The state Democratic Party chairman, Dwight Pelz, and Republican Party chairman, Kirby Wilbur, joined in a rare joint question-and-answer session Wednesday evening organized by the City Club of Tacoma.
Pelz criticized U.S. Rep. Paul Ryan’s budget plan and other GOP ideas going back decades, saying Republicans want to end popular social programs like Social Security and Medicare. Not so, Wilbur said.
Pelz said the Ryan plan goes in the wrong direction by cutting tax rates, contributing
to the deficit:
The fact is, Republicans love deficits, because when the country is broke, they can argue that we can no longer afford Social Security, Medicare, Medicaid, public
employee unions in Wisconsin, or compassion for the poor.
“Kirby, this is my present to you: I think we should raise taxes” to fund government programs, Pelz said. “You’ll have fun with that.”
“I will,” Wilbur said.
Wilbur called for changes in Social Security benefits, saying the program’s “pyramid scheme” doesn’t pencil out for a modern era”s longer lifespans:
Mock the Ryan plan, but it’s a plan, a place to start this discussion. We need entitlement reform. See, there’s a problem with Social Security. It was based on the idea that they’d start paying retirement at 65 when the average age was 62 and when the average American family had about four children. It was a pyramid scheme, plain and simple. … Americans aren’t having children like we did. The pyramid has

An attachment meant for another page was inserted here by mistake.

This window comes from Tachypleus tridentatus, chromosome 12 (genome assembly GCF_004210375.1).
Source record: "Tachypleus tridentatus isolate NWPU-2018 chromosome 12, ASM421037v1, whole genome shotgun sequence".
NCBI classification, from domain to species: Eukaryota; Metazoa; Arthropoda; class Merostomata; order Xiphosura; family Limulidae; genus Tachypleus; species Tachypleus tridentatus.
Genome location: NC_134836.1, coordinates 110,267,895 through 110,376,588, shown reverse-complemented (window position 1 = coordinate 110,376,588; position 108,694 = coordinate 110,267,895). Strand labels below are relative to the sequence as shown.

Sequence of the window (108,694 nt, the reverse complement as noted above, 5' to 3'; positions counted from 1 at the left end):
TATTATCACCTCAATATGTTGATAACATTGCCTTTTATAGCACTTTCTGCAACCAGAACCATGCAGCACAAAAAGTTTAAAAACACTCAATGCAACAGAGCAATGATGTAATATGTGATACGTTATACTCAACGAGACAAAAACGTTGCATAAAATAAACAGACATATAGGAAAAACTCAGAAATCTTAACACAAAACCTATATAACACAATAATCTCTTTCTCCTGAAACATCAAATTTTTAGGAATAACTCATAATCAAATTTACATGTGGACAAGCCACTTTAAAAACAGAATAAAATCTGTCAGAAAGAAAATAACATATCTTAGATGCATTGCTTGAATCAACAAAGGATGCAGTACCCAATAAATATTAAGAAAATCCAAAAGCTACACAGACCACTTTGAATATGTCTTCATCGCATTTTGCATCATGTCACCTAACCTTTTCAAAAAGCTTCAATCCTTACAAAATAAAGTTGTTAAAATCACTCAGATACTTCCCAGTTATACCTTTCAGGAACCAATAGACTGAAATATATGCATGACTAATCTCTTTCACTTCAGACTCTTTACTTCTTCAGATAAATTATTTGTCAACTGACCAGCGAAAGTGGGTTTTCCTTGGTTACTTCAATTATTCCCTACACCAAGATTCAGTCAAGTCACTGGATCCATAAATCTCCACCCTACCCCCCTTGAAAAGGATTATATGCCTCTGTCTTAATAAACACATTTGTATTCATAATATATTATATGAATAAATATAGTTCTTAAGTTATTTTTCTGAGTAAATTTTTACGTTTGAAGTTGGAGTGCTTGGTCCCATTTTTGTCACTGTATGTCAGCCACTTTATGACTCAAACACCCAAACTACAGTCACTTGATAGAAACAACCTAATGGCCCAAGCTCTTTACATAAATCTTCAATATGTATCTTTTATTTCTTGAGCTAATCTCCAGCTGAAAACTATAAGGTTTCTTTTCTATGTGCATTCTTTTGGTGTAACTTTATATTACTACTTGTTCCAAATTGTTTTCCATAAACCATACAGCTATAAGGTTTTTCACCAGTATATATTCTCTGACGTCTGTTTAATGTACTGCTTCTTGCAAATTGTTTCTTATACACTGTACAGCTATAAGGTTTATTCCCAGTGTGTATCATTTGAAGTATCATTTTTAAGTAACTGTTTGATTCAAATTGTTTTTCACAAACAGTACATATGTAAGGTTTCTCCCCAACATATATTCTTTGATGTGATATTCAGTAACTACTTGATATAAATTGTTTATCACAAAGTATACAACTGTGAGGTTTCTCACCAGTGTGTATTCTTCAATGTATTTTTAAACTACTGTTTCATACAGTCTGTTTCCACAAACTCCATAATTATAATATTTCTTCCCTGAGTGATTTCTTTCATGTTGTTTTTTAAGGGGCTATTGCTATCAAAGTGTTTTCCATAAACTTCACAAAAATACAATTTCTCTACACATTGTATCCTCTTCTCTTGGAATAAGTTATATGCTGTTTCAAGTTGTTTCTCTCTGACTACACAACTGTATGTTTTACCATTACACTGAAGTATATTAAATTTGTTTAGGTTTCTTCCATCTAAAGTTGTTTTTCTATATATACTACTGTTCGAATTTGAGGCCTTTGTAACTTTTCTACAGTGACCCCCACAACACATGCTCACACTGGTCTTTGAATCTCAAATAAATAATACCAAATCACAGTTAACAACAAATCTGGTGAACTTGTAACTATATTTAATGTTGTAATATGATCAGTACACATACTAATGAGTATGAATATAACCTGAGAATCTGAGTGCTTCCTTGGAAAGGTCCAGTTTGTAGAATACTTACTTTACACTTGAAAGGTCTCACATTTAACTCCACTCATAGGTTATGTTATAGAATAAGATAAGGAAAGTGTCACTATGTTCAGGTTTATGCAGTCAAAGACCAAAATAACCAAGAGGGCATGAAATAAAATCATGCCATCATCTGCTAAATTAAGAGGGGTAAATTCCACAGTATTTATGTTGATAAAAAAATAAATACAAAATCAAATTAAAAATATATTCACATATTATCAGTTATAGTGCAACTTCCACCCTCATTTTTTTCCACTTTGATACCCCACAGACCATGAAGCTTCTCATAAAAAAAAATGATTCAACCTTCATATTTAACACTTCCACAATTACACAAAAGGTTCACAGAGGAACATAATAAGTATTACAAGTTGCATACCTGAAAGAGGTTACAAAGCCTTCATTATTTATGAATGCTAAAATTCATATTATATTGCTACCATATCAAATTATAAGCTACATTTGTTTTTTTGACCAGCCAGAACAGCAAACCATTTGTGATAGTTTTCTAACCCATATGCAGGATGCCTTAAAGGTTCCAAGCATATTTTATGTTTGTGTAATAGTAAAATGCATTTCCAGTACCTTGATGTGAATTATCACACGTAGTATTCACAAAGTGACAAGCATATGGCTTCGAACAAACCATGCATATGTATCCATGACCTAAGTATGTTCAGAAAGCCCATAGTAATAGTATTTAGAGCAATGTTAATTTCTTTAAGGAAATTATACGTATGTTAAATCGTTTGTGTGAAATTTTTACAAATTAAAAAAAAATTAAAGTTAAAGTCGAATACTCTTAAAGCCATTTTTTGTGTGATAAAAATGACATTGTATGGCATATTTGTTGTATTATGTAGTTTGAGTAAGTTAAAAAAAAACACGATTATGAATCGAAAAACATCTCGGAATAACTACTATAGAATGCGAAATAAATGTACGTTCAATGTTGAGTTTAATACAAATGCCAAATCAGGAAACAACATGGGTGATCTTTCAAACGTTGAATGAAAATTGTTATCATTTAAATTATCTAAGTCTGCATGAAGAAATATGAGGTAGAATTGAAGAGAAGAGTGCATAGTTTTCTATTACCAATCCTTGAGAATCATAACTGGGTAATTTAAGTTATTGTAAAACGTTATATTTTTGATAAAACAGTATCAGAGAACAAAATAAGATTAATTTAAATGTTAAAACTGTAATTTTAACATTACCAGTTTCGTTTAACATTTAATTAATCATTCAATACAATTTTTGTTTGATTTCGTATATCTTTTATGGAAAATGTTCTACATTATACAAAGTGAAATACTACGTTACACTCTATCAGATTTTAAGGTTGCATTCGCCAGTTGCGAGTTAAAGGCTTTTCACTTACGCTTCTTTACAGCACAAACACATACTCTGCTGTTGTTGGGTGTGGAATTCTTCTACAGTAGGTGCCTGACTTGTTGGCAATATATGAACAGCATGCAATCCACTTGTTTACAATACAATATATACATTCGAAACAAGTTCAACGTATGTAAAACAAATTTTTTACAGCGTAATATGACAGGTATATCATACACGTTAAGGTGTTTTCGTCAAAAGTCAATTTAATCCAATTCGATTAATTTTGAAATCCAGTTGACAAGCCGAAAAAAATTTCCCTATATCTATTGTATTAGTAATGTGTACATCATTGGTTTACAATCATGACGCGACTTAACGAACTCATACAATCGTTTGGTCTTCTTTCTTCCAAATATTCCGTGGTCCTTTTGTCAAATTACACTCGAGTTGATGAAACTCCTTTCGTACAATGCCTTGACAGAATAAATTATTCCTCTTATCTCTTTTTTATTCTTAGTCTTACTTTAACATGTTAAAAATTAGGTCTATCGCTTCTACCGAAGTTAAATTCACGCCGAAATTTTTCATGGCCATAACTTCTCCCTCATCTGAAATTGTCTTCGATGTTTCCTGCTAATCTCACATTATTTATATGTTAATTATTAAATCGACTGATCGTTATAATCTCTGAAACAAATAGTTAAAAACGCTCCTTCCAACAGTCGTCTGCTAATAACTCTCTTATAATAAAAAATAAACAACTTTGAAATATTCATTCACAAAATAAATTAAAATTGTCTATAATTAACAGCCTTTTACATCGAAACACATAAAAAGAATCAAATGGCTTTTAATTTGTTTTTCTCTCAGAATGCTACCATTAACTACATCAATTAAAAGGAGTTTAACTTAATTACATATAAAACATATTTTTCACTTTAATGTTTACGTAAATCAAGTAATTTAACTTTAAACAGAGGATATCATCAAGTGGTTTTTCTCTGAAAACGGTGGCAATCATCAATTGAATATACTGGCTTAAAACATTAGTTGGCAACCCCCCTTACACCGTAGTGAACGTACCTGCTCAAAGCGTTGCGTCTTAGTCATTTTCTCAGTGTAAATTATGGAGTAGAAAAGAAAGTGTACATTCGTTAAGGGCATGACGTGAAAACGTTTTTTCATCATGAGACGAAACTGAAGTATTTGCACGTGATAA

reversed. We’re not dying at 62, we’re dying at 80 and 85.
The pair touched on the slow budget negotiations in Olympia, with Wilbur blaming House Democrats and Speaker Frank Chopp. Wilbur said the Senate is “ready to go” on a balanced budget and the House is holding it up. He said House leaders seem to be in no hurry.
He didn’t criticize the substance of either budget. It might be hard for Republicans to make political hay of the Legislature’s work this year, since members of their own party are helping write the Senate plan.
But GOP involvement will also make it harder for Democrats to cast Republicans as obstructionists. Asked about writing the Senate budget in a bipartisan way, Pelz allowed that it was a good idea but quickly turned to the national news, criticizing Republicans in other state capitals and D.C. for being partisan.
Barring major surprises in the budget endgame, I’m guessing both parties might tend to avoid Olympia in their campaign talking points.